Ethics programs and initiatives also are important in the mindset and attention for proper conduct in the organization. Employees signing the company code of conduct, completing the compliance training programs, and having a hotline to report infractions in confidence all help influence ethical behavior. But more importantly, ethics is about the collective values and behaviors of all employees  that lead to what motivates them. A strong culture unleashes this motivation to create a positive sense of conviction and purpose that will help drive ethical behavior.

An environment of goal-oriented conflict, accountability, ownership and trust also creates a sense of safety for employees to bring forward concerns about questionable behaviors and practices by others, and to admit their own complicity for the same.

Such a culture comes from honest concerns about how consistently leaders manage up and down the organization, and their visible and genuine embracing of the company’s values; moreover, emphasis on team behaviors and achievement, and giving up ego-driven individualism, will encourage employees to go directly to the source of misbehaviorwith constructive advice.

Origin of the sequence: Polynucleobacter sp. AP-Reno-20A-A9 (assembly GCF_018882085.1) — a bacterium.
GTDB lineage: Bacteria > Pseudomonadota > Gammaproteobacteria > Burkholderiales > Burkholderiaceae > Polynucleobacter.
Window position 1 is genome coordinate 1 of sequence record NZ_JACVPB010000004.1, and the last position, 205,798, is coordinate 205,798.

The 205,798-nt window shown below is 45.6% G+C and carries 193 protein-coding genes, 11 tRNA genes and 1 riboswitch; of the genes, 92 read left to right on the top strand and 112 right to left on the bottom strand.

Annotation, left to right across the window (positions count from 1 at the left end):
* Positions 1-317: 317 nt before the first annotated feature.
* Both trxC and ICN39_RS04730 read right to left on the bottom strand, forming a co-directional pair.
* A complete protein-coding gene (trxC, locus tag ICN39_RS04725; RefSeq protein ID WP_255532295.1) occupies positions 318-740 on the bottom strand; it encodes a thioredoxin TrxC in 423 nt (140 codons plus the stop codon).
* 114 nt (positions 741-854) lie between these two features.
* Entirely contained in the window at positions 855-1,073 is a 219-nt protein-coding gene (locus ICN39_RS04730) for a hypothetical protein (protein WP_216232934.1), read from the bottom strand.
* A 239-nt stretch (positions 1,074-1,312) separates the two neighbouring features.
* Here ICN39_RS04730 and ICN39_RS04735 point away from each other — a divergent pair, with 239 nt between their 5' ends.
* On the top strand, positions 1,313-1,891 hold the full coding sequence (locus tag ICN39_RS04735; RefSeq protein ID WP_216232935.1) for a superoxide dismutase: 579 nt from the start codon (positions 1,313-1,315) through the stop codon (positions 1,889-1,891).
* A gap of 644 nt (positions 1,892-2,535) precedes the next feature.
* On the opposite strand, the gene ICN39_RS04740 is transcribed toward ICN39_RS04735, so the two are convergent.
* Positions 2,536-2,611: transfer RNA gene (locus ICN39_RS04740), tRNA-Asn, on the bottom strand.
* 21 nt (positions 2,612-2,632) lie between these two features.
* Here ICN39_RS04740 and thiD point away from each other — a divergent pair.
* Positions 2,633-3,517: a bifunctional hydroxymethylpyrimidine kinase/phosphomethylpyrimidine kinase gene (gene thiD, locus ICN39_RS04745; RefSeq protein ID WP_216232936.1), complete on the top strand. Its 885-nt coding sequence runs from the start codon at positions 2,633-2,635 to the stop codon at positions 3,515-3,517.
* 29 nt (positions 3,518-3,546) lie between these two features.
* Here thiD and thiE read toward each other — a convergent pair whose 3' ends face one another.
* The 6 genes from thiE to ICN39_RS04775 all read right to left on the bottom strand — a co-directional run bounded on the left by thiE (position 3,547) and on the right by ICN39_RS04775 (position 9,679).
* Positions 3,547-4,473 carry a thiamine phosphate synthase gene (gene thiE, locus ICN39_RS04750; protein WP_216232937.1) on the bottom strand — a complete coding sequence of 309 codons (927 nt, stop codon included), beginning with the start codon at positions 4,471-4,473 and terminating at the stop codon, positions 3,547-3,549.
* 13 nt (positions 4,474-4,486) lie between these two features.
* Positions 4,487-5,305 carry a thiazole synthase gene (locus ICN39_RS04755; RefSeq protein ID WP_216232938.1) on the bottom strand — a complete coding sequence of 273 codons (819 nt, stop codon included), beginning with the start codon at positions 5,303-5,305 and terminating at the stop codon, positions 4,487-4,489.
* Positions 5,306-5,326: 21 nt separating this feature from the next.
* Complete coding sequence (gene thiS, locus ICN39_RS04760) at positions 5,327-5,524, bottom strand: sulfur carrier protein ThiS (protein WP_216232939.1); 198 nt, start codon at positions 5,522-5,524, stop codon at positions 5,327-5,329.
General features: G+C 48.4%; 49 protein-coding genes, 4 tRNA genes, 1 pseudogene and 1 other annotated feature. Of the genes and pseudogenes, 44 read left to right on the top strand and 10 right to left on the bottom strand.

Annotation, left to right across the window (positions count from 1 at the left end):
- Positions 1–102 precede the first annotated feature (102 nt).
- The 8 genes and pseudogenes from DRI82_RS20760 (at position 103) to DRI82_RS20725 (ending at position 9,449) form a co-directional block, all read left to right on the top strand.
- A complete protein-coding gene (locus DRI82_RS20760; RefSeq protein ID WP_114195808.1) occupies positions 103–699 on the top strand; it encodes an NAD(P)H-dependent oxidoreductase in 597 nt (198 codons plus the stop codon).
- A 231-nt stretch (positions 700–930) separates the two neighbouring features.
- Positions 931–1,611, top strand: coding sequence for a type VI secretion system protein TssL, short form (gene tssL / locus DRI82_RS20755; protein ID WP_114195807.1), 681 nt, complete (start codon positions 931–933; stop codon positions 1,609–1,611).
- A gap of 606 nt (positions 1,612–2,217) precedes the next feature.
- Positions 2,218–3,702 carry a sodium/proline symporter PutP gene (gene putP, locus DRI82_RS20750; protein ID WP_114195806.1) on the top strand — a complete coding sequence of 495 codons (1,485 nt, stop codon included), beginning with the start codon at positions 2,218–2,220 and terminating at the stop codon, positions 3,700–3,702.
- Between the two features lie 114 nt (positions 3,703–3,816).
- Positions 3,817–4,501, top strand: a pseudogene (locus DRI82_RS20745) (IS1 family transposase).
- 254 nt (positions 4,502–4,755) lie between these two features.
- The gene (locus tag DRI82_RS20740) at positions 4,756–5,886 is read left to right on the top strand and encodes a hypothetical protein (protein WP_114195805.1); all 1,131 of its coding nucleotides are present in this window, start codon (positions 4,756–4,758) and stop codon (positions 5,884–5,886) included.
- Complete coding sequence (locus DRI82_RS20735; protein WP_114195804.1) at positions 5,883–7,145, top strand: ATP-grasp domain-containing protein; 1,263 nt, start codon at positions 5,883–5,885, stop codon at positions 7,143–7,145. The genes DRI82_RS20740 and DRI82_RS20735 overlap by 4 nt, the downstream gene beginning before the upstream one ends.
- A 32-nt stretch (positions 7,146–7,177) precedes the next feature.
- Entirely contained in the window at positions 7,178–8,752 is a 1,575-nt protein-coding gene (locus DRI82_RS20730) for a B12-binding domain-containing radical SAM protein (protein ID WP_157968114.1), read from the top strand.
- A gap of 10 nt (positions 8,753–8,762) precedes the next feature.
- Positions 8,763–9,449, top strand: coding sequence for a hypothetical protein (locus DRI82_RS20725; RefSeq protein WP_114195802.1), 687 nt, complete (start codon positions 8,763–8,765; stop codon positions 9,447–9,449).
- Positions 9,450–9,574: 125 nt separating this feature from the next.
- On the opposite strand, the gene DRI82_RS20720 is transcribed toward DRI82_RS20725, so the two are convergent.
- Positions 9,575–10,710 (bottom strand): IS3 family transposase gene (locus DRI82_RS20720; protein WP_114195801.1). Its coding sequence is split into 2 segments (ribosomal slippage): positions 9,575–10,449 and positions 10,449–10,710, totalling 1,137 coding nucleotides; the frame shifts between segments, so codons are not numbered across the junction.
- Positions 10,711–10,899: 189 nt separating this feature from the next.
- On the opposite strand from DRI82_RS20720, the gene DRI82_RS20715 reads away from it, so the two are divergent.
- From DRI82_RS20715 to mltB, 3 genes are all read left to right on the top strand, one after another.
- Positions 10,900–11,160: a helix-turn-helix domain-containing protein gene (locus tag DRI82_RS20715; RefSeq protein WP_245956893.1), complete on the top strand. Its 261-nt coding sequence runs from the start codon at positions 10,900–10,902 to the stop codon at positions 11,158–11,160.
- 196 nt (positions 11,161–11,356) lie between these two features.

Another aspect of culture is ownership that leads to accountability. We created an employee stock option plan (ESOP) at Toro in the 1980s, not to increase productivity, but to give all employees a feeling that this was their company, too. As a result, employees as a group became near 20percent owners of the company. We wanted them to take personal responsibility for the health of the company.

There also are, of course, other ways besides ESOPs to engender loyalty, ownership and accountability throughout the organization. We changed our mission from “being the best lawnmower maker in the world” to “helping our customers preserve and beautify their outdoor landscapes.” This engaged everyone in the organization, and provided an emotional attachment to the company.

It’s hard to argue against the claim that a good culture will help build an environment to minimize unethical behaviors. But this is not to say that ethical behaviors will happen in an organization via employee culture alone. Management has to work at it, too.

A proactive management team must create and display a clear and impactful “tone at the top,” for example by making the “whistleblower hotline” effective and valuable, not just “window dressing.” In addition, they should make the management of ethics an important part of the business routine, such as the annual planning process, quarterly business reviews and continuous improvement initiatives. Executives must demonstrate their proactivity for good ethical standards, practices and conduct, so that employees have no doubt about management’s commitment to both the conduct and the culture.

I sometimes wonder, after signing his or her certification, then putting it in the legal file, and finally crawling into bed at night, if the CEO stares at the darkened ceiling, fretting and unable to go to sleep, or instead drifts off with a smile and peace of mind. The outcropping of widespread trust in the organization, plus empowerment, accountability and ownership woven into the tapestry of its culture, can go a long way toward a “peace of mind” certification.